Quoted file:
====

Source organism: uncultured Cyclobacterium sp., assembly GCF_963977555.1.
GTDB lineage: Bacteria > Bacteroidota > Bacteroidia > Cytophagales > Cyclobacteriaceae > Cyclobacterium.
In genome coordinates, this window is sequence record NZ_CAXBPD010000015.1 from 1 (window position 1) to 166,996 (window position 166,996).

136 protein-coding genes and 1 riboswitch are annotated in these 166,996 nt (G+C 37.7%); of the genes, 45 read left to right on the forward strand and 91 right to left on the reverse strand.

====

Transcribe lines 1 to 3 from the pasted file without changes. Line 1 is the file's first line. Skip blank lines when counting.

Source organism: uncultured Cyclobacterium sp., assembly GCF_963977555.1.
GTDB lineage: Bacteria > Bacteroidota > Bacteroidia > Cytophagales > Cyclobacteriaceae > Cyclobacterium.
In genome coordinates, this window is sequence record NZ_CAXBPD010000015.1 from 1 (window position 1) to 166,996 (window position 166,996).